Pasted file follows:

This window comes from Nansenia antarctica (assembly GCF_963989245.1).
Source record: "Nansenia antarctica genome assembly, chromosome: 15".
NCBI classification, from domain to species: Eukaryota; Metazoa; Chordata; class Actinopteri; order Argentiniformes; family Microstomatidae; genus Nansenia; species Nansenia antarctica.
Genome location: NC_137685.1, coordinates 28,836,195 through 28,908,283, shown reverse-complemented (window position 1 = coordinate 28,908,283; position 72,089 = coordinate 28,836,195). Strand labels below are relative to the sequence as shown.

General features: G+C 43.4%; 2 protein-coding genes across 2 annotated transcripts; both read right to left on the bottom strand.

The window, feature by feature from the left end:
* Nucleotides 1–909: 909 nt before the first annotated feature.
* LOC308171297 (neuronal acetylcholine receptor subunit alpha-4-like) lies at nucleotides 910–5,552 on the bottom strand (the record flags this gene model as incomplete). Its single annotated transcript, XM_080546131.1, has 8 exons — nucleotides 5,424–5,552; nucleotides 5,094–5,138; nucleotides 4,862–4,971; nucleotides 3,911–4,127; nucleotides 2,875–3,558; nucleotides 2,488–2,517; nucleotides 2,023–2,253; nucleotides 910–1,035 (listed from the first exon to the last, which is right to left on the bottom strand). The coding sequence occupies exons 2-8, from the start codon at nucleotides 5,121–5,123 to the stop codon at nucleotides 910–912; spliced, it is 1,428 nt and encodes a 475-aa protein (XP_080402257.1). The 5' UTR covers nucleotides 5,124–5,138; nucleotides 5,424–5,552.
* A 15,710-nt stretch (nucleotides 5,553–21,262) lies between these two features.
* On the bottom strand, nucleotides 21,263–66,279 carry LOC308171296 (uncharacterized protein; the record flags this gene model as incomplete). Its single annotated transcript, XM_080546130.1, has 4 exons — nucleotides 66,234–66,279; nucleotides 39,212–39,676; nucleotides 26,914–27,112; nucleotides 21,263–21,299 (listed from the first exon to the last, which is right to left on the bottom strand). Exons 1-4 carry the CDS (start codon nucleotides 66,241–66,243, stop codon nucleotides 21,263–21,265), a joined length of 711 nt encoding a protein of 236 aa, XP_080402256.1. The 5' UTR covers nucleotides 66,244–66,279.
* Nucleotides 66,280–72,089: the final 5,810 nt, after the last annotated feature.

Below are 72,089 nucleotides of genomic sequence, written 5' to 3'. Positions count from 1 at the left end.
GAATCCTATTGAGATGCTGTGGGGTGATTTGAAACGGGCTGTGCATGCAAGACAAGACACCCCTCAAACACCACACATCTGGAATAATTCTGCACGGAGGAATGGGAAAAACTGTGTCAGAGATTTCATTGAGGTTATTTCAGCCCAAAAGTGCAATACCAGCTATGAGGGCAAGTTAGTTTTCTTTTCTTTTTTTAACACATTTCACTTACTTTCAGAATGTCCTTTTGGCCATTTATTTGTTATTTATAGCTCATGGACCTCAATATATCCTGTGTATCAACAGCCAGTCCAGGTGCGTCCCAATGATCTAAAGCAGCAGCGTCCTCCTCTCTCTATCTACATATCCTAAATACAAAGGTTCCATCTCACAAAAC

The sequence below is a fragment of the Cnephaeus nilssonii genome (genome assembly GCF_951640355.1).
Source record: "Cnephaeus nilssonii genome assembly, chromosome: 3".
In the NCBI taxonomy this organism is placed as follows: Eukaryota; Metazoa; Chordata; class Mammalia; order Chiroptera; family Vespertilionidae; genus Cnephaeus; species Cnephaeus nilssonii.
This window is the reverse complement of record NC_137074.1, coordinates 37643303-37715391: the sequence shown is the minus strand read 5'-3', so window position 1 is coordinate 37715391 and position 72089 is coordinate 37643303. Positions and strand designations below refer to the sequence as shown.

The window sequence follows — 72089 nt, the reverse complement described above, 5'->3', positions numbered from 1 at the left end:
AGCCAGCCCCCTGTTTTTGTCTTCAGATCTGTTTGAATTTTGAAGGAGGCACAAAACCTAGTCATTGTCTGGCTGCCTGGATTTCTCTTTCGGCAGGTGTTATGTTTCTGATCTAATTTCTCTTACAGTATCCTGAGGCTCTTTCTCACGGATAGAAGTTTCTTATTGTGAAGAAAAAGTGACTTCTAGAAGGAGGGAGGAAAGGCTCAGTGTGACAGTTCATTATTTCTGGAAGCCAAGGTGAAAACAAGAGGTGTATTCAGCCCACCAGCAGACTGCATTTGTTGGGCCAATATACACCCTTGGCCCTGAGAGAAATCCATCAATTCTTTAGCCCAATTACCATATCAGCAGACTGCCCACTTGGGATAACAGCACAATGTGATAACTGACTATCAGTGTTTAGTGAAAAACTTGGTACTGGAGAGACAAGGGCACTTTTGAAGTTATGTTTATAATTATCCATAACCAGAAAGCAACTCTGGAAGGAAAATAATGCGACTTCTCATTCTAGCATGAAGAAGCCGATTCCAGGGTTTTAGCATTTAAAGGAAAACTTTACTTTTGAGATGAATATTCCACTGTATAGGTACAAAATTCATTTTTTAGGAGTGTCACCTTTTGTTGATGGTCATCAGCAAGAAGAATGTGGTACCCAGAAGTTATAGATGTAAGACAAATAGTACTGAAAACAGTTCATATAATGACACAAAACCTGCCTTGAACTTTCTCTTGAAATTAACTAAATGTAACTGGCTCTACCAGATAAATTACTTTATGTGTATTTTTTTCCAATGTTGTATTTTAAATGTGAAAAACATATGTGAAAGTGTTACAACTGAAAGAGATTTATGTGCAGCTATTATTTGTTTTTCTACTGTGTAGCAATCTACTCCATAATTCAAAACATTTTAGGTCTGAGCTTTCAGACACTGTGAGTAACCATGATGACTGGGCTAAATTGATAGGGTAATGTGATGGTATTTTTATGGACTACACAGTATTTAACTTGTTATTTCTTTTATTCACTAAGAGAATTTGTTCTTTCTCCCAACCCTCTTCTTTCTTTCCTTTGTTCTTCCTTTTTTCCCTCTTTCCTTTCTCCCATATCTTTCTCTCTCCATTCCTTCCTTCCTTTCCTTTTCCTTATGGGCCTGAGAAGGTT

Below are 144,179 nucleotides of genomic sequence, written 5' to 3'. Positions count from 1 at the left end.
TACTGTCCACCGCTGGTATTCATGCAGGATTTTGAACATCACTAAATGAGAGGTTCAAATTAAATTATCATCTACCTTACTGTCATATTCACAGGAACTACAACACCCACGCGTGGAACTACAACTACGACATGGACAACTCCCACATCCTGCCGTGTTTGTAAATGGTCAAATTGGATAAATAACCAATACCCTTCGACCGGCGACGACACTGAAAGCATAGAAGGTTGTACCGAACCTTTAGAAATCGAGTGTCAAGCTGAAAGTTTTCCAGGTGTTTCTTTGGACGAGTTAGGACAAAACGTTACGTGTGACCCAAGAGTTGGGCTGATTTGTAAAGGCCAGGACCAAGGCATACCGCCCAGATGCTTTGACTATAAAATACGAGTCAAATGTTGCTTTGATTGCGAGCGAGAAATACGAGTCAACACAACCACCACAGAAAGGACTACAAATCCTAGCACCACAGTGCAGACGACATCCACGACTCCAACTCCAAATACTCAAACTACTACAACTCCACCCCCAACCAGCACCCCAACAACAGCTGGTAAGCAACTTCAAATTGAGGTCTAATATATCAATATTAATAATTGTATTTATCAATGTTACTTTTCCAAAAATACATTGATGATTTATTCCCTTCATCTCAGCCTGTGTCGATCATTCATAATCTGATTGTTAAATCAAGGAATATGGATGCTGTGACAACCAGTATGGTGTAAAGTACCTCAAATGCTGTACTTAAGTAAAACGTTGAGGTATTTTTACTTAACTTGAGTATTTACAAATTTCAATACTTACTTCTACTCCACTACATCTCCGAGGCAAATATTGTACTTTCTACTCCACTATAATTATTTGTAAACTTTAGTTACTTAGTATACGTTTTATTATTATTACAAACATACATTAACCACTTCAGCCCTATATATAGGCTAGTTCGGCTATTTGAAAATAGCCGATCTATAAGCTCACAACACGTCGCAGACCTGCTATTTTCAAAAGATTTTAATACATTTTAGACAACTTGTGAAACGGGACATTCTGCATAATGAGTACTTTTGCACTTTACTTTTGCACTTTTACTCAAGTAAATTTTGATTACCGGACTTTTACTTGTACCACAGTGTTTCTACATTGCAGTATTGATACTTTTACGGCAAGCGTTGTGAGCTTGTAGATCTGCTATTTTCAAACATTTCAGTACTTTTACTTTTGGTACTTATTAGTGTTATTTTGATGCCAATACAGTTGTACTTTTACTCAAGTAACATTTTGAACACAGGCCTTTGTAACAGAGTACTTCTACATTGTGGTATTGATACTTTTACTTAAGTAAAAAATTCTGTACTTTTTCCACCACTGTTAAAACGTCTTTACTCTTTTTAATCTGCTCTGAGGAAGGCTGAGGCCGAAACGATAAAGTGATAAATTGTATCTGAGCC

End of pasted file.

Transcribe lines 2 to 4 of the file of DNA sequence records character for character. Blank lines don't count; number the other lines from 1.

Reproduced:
Source record: "Nansenia antarctica genome assembly, chromosome: 15".
NCBI classification, from domain to species: Eukaryota; Metazoa; Chordata; class Actinopteri; order Argentiniformes; family Microstomatidae; genus Nansenia; species Nansenia antarctica.
Genome location: NC_137685.1, coordinates 28,836,195 through 28,908,283, shown reverse-complemented (window position 1 = coordinate 28,908,283; position 72,089 = coordinate 28,836,195). Strand labels below are relative to the sequence as shown.